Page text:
When I left Tulum I felt ready to launch into a couple of weeks of moving around to see the sites of Mexico. This would start in Valladolid.
The point of going to Valladolid was its proximity to Mayan ruins, primarily Chichen Itza, one of the New Wonders of the World. What I discovered when I got there was a charming colorful town with a laid back attitude. I was surprised by my instant fondness of this place and joy at simply wandering the streets on my first day. I also knew once I checked into the Hostel La Candelaria that I would extend my stay to two nights. With varied hangout spaces both indoors and out and a great included breakfast that changed every day it was the kind of place I was happy to come home to.
But I was there to see Chichen Itza, so I woke up at 7 am to catch the beginning of breakfast and the earliest collectivo I could get myself to. I joined together with two American girls and a German guy from the hostel, and by 9 am we were at Chichen Itza. Going early is the best advice I can give you – it was not crowded at all, the sun wasn’t strong enough to make it oppressively hot like it would be by noon, and the vendors hadn’t totally set up yet so we weren’t bothered to buy things the whole time. Once the tour buses showed up at 11 the entire experience changed and it became a market place. Everywhere we went stalls were selling the same kitschy things for “cheaper than Walmart, almost free!”
We took our time exploring the site, which had more buildings than I anticipated. It’s most known for El Castillo, the giant perfectly constructed pyramid. It has 90 stairs on each side, totaling 365 to coordinate with the Mayan sun calendar. On the spring and autumn equinoxes, the position of the sun creates a mystical effect, casting a shadow on the stairs that looks like a serpent. It was impressive – although we were disappointed that we couldn’t climb it – but it’s one of those sites that looks just like the pictures. Exploring the whole place was interesting but I couldn’t shake a feeling of neutrality towards it. I knew it wouldn’t be my favorite ruin.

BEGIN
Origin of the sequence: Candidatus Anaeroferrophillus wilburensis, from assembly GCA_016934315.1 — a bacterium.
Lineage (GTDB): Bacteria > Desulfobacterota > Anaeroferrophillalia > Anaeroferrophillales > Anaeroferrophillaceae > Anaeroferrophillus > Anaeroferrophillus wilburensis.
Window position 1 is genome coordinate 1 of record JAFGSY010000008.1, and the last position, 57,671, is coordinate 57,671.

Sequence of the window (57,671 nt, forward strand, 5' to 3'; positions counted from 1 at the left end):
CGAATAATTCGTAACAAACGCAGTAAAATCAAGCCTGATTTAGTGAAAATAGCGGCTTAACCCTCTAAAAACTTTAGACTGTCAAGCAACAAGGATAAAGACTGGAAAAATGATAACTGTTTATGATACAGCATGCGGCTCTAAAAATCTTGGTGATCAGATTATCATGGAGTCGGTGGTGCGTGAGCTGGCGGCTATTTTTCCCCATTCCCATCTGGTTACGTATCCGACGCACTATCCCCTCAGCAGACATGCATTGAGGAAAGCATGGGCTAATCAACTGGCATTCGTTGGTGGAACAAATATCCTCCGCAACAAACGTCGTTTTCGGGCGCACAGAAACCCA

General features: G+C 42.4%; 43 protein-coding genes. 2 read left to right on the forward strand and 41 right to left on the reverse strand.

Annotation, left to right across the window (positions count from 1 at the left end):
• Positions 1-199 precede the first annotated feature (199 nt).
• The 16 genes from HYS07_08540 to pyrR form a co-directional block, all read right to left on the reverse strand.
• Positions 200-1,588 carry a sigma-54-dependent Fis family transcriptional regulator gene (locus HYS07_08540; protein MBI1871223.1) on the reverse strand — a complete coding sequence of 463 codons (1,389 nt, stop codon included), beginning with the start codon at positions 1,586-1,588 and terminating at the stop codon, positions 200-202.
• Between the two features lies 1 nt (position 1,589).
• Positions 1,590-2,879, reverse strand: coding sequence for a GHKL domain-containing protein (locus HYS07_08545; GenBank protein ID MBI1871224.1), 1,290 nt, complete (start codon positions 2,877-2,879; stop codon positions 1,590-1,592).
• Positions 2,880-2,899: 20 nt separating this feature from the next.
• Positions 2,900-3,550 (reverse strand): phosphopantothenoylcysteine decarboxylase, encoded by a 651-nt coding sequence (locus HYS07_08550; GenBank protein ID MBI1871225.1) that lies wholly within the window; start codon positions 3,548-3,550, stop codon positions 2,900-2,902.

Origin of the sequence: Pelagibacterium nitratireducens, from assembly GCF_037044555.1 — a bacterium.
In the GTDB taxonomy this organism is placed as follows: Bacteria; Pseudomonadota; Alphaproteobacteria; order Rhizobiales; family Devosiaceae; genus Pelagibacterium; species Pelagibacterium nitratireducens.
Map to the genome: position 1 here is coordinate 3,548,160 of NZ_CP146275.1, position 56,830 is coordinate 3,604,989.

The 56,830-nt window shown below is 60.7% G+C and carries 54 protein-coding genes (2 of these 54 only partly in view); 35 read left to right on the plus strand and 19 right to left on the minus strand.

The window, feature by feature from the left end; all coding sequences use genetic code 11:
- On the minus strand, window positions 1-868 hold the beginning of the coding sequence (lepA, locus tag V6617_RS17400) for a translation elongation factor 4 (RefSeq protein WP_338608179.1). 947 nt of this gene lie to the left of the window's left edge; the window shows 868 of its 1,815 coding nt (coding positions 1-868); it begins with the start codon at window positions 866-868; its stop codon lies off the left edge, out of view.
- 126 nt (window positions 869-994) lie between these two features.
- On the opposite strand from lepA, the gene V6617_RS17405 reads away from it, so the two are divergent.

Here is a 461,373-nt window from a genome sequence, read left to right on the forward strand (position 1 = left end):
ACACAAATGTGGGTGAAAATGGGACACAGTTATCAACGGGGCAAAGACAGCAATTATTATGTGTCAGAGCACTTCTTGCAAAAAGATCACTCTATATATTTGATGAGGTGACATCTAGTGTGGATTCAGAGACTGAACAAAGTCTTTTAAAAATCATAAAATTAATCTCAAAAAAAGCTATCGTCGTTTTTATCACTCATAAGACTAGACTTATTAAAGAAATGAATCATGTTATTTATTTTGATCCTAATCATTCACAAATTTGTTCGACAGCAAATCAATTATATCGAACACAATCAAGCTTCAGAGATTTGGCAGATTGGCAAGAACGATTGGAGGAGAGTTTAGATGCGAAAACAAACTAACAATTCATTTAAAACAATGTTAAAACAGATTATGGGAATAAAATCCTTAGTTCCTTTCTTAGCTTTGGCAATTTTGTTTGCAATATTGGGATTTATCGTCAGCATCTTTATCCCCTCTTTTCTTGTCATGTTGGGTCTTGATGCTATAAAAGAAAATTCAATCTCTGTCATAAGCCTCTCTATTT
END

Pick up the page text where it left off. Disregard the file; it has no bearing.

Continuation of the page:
The next morning I went to the other main ruin in the area, Ek Balam, and actually liked it more than Chichen Itza. It’s quieter, still surrounded by jungle, and you can climb up everything. I was earlier than tour groups again except for one, which at first was a disappointment but ended up being a great coincidence. For whatever reason, this tour guide was friendly to me and actually invited me to come along with them. Free tour! Why not? He was a great guide – I learned a lot about Ek Balam and the Mayan culture then and now.
For example, Ek Balam got its name from a local jungle inhabitant: Black Jaguar. Ek means black, balam means jaguar. The romance languages would put the descriptor, black, after the noun, jaguar, so it would be jaguar black, or balam ek. But Mayan language is structured liked the English language, with the adjective preceding the noun, so it is black jaguar. Because of this, children who grow up with the Mayan language learn English easier.
Having seen Ek Balam and Chichen Itza, as well as the lovely town of Valladolid, I felt satisfied with my time there and ready to go. I jumped on an afternoon bus bound for Merida.
One last thing about Valladolid – it ended up having a major effect on my trip trajectory. The people I met at my hostel there turned into my travel buddies for at least the next two locations, and they probably will continue to be for the rest of my time in Mexico. I’ll let you know once we get there.